In my blog series I have been talking about the seven plot theory. If you have an idea for a plot then I recommend that you try and figure out what type of story your idea fits into. Is it a overcoming a threat, rags to riches, quest, voyage and return, comedy, tragedy or rebirth story.

Once you figure that out, you have a starting point to begin to figure out the structure of your story. Write down your idea and pinpoint whether this idea is the beginning, middle or end of your story.

For my current work in progress, which is a fantasy series, I actually thought of the ending first, then immediately how I would want to begin the series. The bits in the middle are the harder bits for me to figure out, as I have a very clear idea of what I want to start and end with, but the journey in the middle of how to get there is constantly evolving, even as I write.

Knowing your type of story gives you a go starting point in conceiving the general outline of you plot. What do you want to see happen?

Going any further than that though requires you to know the characters that are going to populate the story. If you haven’t done so already begin to have a look at your characters before moving to the combination process.

Combining Character and Plot to Create an Outline

Now you have a few characters and a basic plot you now need to combine the two together. As you did with the character development where you road tested your characters in certain situations, you now need to test your characters against the plot that you have devised.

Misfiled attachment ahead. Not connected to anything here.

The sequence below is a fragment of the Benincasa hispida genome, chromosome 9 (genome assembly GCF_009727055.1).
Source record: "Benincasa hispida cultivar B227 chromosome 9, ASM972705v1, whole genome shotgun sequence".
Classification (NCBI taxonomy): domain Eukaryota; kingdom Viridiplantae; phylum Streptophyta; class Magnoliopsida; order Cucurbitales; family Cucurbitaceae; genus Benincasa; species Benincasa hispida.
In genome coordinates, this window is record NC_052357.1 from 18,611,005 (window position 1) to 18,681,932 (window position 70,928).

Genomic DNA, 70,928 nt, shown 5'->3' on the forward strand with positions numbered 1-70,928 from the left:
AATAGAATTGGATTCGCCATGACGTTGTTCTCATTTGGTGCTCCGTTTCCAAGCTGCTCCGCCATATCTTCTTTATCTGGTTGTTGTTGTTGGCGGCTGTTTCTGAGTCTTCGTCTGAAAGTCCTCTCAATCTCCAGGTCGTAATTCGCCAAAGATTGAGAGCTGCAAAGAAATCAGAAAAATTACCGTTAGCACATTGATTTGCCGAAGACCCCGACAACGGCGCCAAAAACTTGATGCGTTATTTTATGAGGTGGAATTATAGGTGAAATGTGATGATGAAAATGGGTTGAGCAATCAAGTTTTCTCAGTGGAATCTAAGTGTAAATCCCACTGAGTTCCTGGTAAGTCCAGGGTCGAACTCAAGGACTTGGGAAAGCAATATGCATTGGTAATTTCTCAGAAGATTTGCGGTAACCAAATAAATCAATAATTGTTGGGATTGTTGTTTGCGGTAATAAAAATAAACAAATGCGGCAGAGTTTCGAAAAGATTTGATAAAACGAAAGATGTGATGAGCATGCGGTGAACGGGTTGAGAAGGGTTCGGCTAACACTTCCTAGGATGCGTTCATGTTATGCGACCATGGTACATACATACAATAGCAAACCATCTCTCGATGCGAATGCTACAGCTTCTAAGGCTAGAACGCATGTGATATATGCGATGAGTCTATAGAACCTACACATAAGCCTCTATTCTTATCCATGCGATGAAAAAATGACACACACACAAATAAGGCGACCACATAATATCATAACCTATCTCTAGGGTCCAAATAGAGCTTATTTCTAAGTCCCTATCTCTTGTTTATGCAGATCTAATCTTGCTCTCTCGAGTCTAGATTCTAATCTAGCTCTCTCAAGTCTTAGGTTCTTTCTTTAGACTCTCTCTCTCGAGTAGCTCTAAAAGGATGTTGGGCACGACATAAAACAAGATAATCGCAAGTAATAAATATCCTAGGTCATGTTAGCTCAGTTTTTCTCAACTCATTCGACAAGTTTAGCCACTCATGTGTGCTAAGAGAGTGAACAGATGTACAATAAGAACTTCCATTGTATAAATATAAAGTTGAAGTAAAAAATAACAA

Remember you are still creating an outline at this point, so you are entitled to change your mind, in fact I would be surprised if you didn’t change your mind about something. Putting your characters into the plot of your story will surprise you, and many authors say that characters begin to develop themselves and the story that they are in. This is a very organic process, and what I recommend you do is write.

Produce scenes using your characters in certain situations and see what it is they end up saying. Where most of this will come from is from you. It will be how you are reacting to the situation. What takes practise is learning to react differently to the situation, and by doing so you are creating individual reactions for the set of characters. Some of your characters might be utterly terrified in combat, and seek to hide. Other character might find their bravery and step up to the mark. Both are completely natural reactions; fight or flight.

What you will discover in doing this is the complexity of the character dynamics and the complexity of the plot. You will develop the relationships between characters, and how that relationship impacts on a character reaction to a scene. The friends of your protagonists might drift apart for a while as their abilities to cope with a situation or their ideas on how to solve the problems differ.

The complexity of your plot will also deepen, and you make discover new plots and ideas being formed, which will develop you more basic plot, into a more detailed one. You might end up with a mash-up or with sub-plots.

And here in I will place emphasis on the word ‘might’. None of this is guaranteed. Writing a plot and developing character is a complicated process that gets easier with practice. Some people find the process more natural than others, but I strongly believe that anyone can do it.

It might just take more practice for you than it does with others. Writing is parts of the arts. Drawing, painting, playing instruments, and the like come more naturally to some than to others. Perseverance though is a writer’s greatest tool, and giving up means you will never be able to do it.